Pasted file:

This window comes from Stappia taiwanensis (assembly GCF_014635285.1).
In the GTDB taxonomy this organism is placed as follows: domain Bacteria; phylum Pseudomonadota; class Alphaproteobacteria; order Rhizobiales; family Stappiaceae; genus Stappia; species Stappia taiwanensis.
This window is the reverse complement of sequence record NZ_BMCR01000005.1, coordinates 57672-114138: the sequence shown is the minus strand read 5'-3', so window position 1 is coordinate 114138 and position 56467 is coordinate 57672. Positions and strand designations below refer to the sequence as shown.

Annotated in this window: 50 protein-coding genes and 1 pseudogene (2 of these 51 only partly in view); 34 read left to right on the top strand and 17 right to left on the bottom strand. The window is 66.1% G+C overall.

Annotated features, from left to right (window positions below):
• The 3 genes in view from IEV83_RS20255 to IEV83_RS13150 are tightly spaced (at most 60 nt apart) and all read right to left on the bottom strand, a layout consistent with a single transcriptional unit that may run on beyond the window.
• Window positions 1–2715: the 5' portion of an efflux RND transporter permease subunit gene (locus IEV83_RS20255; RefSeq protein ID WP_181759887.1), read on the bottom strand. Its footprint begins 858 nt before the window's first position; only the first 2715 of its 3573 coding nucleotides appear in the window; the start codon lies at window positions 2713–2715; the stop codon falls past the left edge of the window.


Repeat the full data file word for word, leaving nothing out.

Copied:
This window comes from Stappia taiwanensis (assembly GCF_014635285.1).
In the GTDB taxonomy this organism is placed as follows: domain Bacteria; phylum Pseudomonadota; class Alphaproteobacteria; order Rhizobiales; family Stappiaceae; genus Stappia; species Stappia taiwanensis.
This window is the reverse complement of sequence record NZ_BMCR01000005.1, coordinates 57672-114138: the sequence shown is the minus strand read 5'-3', so window position 1 is coordinate 114138 and position 56467 is coordinate 57672. Positions and strand designations below refer to the sequence as shown.

Annotated in this window: 50 protein-coding genes and 1 pseudogene (2 of these 51 only partly in view); 34 read left to right on the top strand and 17 right to left on the bottom strand. The window is 66.1% G+C overall.

Annotated features, from left to right (window positions below):
• The 3 genes in view from IEV83_RS20255 to IEV83_RS13150 are tightly spaced (at most 60 nt apart) and all read right to left on the bottom strand, a layout consistent with a single transcriptional unit that may run on beyond the window.
• Window positions 1–2715: the 5' portion of an efflux RND transporter permease subunit gene (locus IEV83_RS20255; RefSeq protein ID WP_181759887.1), read on the bottom strand. Its footprint begins 858 nt before the window's first position; only the first 2715 of its 3573 coding nucleotides appear in the window; the start codon lies at window positions 2713–2715; the stop codon falls past the left edge of the window.